Putin admits old and sick Russians have been sent to Ukraine without reason

Vladimir Putin has said that some people were drafted into his invasion of Ukraine "without proper reason".

In an unusual admission of guilt, the Russian President lamented the fact that "people suffering from chronic diseases" or "those who are already past conscription age" were part of the mobilisation he announced this week.

Following Putin's announcement that 300,000 reservists would be called up, thousands of men have fled the country.

READ MORE: Desperate Putin 'frees Russian mafia boss who ordered 29 murders' to fight in Ukraine

Others have protested the move. Some 2,000 people have been arrested for doing so, some of whom were promptly given call-up papers.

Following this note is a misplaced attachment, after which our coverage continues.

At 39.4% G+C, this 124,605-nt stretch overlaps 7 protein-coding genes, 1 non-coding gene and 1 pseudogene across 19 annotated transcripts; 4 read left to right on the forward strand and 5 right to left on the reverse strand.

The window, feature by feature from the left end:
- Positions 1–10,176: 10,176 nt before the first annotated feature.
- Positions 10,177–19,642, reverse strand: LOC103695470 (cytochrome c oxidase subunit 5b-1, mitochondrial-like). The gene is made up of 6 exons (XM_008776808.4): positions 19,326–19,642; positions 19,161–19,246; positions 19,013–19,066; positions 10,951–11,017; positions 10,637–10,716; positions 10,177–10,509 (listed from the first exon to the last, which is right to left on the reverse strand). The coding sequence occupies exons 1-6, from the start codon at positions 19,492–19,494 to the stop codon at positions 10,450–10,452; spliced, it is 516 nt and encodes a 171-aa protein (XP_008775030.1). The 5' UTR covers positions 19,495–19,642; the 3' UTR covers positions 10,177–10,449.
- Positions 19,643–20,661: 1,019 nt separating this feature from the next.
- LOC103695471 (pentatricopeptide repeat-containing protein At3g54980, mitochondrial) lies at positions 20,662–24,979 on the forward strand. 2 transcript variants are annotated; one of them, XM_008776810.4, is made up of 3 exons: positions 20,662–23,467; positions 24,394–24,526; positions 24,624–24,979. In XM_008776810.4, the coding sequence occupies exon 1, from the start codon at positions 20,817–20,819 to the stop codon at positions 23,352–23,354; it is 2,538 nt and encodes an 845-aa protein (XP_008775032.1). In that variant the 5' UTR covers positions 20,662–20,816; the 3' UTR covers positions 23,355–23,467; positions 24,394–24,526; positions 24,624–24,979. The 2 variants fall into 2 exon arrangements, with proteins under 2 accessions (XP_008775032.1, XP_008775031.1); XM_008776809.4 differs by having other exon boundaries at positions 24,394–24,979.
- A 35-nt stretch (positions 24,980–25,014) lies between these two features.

There have also been images of the conscripts heading to the frontline with rusty, aged weapons.

Yesterday (September 29), Putin addressed the permanent members of Russia’s Security Council about the mobilisation.

"We need to deal with all this without fuss, calmly, but quickly, in detail, thoroughly," he said.

"In the course of this mobilisation, many questions are coming up, and all mistakes must be corrected and prevented from happening in the future.

"If a mistake is made, it must be corrected, those who were called up without a proper reason should be returned home.

"For example, I'm thinking of fathers of many children, or people suffering from chronic diseases, or those who are already past conscription age."

Russia's first public mobilisation since World War Two has also had an impact on Putin's popularity.

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Less than a quarter of Russians approve of the mobilisation while nearly half fear it, according to new data from the independent Levada Center.

His personal approval ratings sank from 83% to 77% following the announcement.

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